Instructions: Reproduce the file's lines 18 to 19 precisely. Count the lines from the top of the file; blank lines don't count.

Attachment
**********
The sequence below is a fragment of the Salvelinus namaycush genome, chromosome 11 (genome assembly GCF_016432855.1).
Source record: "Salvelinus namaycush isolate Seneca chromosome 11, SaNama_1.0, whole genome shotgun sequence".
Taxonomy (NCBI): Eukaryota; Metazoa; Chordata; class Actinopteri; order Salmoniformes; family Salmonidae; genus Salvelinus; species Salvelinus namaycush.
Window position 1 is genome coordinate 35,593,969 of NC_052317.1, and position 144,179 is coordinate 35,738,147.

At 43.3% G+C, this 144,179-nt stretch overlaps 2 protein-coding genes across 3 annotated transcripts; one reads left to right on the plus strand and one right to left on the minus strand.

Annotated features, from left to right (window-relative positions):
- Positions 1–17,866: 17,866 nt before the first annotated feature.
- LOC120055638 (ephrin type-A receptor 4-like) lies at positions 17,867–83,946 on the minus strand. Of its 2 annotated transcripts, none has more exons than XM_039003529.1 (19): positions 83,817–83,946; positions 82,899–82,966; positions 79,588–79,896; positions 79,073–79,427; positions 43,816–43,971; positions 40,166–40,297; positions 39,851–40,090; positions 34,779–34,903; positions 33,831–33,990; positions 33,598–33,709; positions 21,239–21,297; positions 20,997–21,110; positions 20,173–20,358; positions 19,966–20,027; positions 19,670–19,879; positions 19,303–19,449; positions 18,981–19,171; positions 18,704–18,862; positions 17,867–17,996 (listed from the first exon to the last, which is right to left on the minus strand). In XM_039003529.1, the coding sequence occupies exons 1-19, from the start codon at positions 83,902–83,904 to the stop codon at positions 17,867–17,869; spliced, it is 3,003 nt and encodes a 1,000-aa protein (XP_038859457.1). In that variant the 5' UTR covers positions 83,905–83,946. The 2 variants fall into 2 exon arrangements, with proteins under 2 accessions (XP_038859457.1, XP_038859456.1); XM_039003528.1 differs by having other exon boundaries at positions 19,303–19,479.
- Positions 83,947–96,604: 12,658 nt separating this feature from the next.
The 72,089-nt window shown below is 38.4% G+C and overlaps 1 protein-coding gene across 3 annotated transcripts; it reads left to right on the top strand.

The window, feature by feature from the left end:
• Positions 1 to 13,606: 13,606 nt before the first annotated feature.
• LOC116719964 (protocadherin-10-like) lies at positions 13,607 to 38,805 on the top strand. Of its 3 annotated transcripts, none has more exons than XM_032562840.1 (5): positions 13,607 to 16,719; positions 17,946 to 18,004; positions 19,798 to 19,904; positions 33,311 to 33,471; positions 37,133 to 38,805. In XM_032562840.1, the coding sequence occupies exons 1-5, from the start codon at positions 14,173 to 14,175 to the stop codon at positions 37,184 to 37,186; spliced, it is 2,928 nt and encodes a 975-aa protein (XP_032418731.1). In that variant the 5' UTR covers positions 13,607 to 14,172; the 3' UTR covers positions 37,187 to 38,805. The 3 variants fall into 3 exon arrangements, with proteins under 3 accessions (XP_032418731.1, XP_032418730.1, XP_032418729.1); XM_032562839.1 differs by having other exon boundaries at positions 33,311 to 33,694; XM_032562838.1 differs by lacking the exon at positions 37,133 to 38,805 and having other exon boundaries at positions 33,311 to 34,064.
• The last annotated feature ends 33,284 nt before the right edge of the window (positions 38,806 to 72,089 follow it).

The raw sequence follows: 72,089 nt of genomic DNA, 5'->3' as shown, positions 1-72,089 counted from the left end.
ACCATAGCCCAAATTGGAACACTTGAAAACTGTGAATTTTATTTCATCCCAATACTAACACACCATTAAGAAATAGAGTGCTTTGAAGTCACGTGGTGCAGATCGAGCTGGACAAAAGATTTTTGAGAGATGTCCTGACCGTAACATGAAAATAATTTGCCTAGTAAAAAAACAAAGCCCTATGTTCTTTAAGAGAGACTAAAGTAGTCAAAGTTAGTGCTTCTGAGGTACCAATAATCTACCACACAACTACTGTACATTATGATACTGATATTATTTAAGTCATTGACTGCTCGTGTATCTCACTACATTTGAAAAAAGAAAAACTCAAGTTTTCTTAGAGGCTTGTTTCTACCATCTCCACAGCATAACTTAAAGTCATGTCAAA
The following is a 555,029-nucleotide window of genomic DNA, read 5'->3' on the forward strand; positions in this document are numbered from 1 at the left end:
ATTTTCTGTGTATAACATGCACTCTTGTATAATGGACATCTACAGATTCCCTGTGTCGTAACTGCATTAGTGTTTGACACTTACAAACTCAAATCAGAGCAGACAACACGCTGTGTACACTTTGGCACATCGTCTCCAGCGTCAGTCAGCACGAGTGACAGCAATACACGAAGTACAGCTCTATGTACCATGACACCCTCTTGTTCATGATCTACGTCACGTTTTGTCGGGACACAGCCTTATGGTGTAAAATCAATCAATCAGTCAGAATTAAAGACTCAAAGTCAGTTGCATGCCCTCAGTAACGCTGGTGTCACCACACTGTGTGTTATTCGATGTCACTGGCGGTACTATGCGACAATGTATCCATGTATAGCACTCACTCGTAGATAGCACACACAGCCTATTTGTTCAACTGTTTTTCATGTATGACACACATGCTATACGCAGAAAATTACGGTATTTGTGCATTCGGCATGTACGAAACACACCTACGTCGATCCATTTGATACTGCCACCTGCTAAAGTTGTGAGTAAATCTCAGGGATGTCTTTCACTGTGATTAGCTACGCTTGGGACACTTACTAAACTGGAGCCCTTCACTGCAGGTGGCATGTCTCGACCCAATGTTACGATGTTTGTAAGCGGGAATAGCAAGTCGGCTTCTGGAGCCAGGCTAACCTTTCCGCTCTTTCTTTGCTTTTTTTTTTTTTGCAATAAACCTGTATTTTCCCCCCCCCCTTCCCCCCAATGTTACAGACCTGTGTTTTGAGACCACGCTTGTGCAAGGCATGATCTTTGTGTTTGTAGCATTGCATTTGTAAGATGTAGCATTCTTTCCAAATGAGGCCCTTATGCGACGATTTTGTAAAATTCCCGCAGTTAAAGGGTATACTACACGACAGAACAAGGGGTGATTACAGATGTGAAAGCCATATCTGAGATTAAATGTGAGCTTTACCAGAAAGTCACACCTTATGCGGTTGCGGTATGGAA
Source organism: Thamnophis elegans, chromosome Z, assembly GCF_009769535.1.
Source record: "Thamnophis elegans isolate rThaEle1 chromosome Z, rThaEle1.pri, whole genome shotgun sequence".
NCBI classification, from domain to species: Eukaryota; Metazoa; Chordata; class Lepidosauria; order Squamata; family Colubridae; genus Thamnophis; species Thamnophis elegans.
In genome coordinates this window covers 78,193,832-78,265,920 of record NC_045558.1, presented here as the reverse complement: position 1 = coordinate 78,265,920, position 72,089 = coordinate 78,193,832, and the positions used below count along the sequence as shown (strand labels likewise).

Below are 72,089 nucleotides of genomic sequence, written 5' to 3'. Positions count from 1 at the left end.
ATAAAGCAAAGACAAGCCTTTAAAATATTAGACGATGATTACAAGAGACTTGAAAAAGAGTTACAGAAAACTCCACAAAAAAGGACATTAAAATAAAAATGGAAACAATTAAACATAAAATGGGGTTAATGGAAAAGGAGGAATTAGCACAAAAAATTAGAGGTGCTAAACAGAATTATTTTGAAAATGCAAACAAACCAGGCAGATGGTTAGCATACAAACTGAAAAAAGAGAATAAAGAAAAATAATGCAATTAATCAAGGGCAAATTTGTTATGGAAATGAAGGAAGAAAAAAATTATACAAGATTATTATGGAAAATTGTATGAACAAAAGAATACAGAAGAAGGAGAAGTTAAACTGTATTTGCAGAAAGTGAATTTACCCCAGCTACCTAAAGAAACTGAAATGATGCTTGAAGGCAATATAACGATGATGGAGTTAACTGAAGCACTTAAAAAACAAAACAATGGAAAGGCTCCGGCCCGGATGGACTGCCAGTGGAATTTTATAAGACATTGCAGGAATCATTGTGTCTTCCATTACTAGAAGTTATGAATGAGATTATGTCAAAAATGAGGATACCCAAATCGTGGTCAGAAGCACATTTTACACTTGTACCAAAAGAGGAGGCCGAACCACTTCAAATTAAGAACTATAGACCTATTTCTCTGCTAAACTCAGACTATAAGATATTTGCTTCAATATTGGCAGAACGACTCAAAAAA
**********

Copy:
ATTTTCTGTGTATAACATGCACTCTTGTATAATGGACATCTACAGATTCCCTGTGTCGTAACTGCATTAGTGTTTGACACTTACAAACTCAAATCAGAGCAGACAACACGCTGTGTACACTTTGGCACATCGTCTCCAGCGTCAGTCAGCACGAGTGACAGCAATACACGAAGTACAGCTCTATGTACCATGACACCCTCTTGTTCATGATCTACGTCACGTTTTGTCGGGACACAGCCTTATGGTGTAAAATCAATCAATCAGTCAGAATTAAAGACTCAAAGTCAGTTGCATGCCCTCAGTAACGCTGGTGTCACCACACTGTGTGTTATTCGATGTCACTGGCGGTACTATGCGACAATGTATCCATGTATAGCACTCACTCGTAGATAGCACACACAGCCTATTTGTTCAACTGTTTTTCATGTATGACACACATGCTATACGCAGAAAATTACGGTATTTGTGCATTCGGCATGTACGAAACACACCTACGTCGATCCATTTGATACTGCCACCTGCTAAAGTTGTGAGTAAATCTCAGGGATGTCTTTCACTGTGATTAGCTACGCTTGGGACACTTACTAAACTGGAGCCCTTCACTGCAGGTGGCATGTCTCGACCCAATGTTACGATGTTTGTAAGCGGGAATAGCAAGTCGGCTTCTGGAGCCAGGCTAACCTTTCCGCTCTTTCTTTGCTTTTTTTTTTTTTGCAATAAACCTGTATTTTCCCCCCCCCCTTCCCCCCAATGTTACAGACCTGTGTTTTGAGACCACGCTTGTGCAAGGCATGATCTTTGTGTTTGTAGCATTGCATTTGTAAGATGTAGCATTCTTTCCAAATGAGGCCCTTATGCGACGATTTTGTAAAATTCCCGCAGTTAAAGGGTATACTACACGACAGAACAAGGGGTGATTACAGATGTGAAAGCCATATCTGAGATTAAATGTGAGCTTTACCAGAAAGTCACACCTTATGCGGTTGCGGTATGGAA
Source organism: Thamnophis elegans, chromosome Z, assembly GCF_009769535.1.